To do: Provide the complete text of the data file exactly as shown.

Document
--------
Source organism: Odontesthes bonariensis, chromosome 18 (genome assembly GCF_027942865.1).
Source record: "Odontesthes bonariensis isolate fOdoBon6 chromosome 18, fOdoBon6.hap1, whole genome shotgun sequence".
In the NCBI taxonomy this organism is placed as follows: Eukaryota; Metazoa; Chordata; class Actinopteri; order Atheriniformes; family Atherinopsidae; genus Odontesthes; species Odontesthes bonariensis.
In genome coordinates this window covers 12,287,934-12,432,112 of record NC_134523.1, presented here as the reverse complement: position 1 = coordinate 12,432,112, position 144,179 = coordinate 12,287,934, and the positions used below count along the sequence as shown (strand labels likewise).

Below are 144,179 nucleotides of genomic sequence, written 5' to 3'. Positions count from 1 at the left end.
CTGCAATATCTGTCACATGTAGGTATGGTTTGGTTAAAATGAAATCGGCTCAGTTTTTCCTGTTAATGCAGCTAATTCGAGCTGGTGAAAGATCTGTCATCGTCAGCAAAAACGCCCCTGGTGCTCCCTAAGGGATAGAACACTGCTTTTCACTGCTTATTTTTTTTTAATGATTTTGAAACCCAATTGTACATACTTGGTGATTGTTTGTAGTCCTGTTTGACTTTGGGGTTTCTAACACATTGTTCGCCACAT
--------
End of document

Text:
Source organism: Odontesthes bonariensis, chromosome 18 (genome assembly GCF_027942865.1).
Source record: "Odontesthes bonariensis isolate fOdoBon6 chromosome 18, fOdoBon6.hap1, whole genome shotgun sequence".
In the NCBI taxonomy this organism is placed as follows: Eukaryota; Metazoa; Chordata; class Actinopteri; order Atheriniformes; family Atherinopsidae; genus Odontesthes; species Odontesthes bonariensis.
In genome coordinates this window covers 12,287,934-12,432,112 of record NC_134523.1, presented here as the reverse complement: position 1 = coordinate 12,432,112, position 144,179 = coordinate 12,287,934, and the positions used below count along the sequence as shown (strand labels likewise).

Below are 144,179 nucleotides of genomic sequence, written 5' to 3'. Positions count from 1 at the left end.
CTGCAATATCTGTCACATGTAGGTATGGTTTGGTTAAAATGAAATCGGCTCAGTTTTTCCTGTTAATGCAGCTAATTCGAGCTGGTGAAAGATCTGTCATCGTCAGCAAAAACGCCCCTGGTGCTCCCTAAGGGATAGAACACTGCTTTTCACTGCTTATTTTTTTTTAATGATTTTGAAACCCAATTGTACATACTTGGTGATTGTTTGTAGTCCTGTTTGACTTTGGGGTTTCTAACACATTGTTCGCCACAT